Bike Canoe Trailer: It's a Cinch!
May 31, 2009
I've long wanted to create a simple trailer for towing a canoe behind a bike.
A lot of times when I'm biking and I come across some tasty water I suddenly want to get paddling---especially when the waterway is going my way or when it's a shorter way to go my way.
To me, the two joys fit together--the glide of a bike and the glide of a boat.
So a great canoe trailer would be a literal way to put the two together.
I've thought that the mission could be solved more simply than the many options I've seen, all of which seem heavy, clumsy, complex, Rube Goldbergy, and slow. (I have a report at OYB, I think, with several links to the better solutions, but they're all fairly lame.)
But I've been deluded in terms of the physics involved. Today I finall realized this. You see, I've been pining away to attach a bike front fork and wheel to the stern of a canoe then lift the bow and attach it to the seatpost of a bike by way of an aluminum canoe-pole "strut." Today I fabricated such an installation and gave it a whirl. When I lifted the bow of the boat and it reared up onto its rear wheel, the boat simply tipped over. ...You can't balance a boat on one wheel if the front of the boat can pivot. Now, maybe you CAN and I just have the wrong physics in my set-up. What needs to happen to avoid the "tipping" action?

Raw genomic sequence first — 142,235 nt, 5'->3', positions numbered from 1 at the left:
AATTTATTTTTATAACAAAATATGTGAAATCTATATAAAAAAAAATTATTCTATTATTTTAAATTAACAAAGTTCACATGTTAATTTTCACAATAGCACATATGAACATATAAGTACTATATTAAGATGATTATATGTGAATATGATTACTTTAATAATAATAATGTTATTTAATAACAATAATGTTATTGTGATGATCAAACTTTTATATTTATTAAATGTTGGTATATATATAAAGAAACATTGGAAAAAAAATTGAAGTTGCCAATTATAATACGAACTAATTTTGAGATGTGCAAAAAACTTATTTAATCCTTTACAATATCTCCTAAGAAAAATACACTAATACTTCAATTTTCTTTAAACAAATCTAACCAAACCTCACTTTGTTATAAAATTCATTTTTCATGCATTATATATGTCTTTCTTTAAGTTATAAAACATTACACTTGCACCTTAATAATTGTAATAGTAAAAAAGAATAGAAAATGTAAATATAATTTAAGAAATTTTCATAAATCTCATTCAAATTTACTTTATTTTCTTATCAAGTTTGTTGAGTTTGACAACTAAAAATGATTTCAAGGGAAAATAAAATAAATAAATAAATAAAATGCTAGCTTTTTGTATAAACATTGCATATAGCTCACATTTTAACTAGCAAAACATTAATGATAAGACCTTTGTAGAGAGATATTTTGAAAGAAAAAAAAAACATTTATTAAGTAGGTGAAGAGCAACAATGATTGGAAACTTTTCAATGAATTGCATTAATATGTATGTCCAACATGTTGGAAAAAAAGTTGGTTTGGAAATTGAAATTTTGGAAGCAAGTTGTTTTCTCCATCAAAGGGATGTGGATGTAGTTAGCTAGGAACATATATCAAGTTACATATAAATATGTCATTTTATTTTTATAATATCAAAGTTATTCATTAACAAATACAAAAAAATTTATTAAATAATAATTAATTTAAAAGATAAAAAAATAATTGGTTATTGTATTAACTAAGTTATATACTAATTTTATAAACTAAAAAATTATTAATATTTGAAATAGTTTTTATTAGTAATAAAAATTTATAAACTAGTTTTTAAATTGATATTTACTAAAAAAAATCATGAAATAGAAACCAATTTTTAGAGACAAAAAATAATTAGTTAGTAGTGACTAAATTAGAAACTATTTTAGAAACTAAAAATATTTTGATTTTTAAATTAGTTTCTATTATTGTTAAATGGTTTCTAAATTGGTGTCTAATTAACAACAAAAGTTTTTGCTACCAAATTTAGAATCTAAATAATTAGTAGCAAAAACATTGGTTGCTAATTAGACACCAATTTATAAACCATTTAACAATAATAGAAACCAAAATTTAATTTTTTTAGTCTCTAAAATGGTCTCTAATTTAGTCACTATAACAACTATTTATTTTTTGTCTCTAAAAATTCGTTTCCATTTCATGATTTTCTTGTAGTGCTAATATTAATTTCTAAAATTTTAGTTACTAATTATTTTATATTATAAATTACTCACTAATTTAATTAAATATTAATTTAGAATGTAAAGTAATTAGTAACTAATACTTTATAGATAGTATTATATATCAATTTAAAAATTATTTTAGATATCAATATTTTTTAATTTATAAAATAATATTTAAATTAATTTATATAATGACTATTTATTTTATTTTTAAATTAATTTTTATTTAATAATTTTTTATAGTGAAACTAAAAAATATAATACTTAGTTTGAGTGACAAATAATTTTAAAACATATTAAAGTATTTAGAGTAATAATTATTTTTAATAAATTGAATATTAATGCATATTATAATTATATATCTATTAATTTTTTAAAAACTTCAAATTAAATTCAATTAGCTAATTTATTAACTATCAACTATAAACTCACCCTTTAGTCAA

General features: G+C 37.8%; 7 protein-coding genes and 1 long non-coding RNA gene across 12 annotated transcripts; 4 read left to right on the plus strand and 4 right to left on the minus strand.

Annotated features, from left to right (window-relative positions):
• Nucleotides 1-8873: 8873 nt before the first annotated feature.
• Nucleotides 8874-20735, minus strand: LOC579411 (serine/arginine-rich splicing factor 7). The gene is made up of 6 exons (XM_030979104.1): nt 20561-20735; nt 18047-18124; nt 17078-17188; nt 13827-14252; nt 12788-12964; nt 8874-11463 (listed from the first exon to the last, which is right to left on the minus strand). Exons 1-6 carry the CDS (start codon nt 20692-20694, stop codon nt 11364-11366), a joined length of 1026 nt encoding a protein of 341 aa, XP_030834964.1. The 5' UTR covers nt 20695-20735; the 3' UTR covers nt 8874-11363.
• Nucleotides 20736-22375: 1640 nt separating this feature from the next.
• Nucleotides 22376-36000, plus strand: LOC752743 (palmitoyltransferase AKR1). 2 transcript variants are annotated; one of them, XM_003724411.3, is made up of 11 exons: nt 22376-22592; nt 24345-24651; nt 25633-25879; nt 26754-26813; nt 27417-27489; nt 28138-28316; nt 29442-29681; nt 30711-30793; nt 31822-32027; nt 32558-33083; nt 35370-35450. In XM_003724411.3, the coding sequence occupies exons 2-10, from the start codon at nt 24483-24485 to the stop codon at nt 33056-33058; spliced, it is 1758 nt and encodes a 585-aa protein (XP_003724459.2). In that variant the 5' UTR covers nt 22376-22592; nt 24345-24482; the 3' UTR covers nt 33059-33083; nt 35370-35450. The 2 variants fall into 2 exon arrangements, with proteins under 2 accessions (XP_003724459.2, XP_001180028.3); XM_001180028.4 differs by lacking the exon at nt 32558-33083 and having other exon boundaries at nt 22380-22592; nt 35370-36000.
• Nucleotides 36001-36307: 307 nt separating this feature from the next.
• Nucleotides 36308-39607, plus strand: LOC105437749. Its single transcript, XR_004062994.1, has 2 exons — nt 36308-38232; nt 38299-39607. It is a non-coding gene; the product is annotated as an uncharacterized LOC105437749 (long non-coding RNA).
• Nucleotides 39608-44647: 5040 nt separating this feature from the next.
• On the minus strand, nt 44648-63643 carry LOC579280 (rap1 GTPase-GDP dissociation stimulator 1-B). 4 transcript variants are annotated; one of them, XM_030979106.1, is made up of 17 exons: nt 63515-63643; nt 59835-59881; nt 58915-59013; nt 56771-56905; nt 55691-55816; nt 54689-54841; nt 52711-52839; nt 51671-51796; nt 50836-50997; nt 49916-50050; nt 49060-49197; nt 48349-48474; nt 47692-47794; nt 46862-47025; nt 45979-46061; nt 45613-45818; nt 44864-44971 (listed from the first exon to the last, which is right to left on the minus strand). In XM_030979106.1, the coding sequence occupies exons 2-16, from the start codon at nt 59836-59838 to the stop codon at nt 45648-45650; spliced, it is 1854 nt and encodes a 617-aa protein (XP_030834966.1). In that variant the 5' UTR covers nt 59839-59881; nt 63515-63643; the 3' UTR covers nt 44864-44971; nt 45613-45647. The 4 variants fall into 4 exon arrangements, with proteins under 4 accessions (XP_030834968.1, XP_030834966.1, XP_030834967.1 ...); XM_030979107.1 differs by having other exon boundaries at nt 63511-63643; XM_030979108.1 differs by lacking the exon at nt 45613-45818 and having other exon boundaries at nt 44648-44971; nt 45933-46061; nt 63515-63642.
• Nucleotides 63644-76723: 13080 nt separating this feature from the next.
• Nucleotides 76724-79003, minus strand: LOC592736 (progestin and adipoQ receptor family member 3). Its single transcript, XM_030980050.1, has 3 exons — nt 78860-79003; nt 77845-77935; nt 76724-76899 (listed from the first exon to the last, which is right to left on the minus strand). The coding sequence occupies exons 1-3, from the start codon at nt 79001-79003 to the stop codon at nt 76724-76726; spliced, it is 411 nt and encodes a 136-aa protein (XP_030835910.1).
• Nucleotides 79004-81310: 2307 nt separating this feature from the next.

The only solution I see right now is to attach the bow of the canoe rigidly to the bike in terms of axis, so it works like a BOB-trailer and can't tip, so the rear trailing wheel works like a 3rd bike wheel. A yoke would have to be installed vertically and rigid inside the bow of the canoe then arch over and attach to 2 points on the bike (on the long seatpost of a folding bike, perhaps). The yoke tubing might need to have a sizeable diameter to resist torsion.
So maybe this is why the bike-canoe trailers I've seen have 2 wheels.
I've also thought that a 2-wheel rig could be simpler than I've seen. You could mount a wheel on an axle set into a block of wood which is cut to fit the curve the canoe hull on the side away from the axle. You'd put one of these wheel-rigs on either side of the boat and connect them and hold them in place by way of a strap under the bottom and across the top.
See, I want to use the canoe itself as the trailer frame.
I could just go out and buy threaded rod pieces that're, like, 4" longer than you need for a hub for a wheel and use those as axles. Then set the excess length into your curved blocks of wood. Would that work? How much bearing surface would the blocks have to provide? I'd want to go with a *minimum*.
My notion is to use a quality, lightweight folding bike for the bike and light wheels for the towing rig (maybe sewups!). And a light, small, Kevlar canoe for the canoe. This could be an easy-pulling, almost high-performance rig, methinks. My C1 canoe weighs only 25 lbs. That's an easy towing weight! --A kayak would catch even less sidewind...
Then when you want to paddle, you stash the bike , wheels, blocks and strap, in the boat and away you go. I prefer canoe poling, so I'd use a canoe-pole as my trailer "yoke-strut." (I'd bring a paddle, too.) But one could use a shorter section of tubing if desired.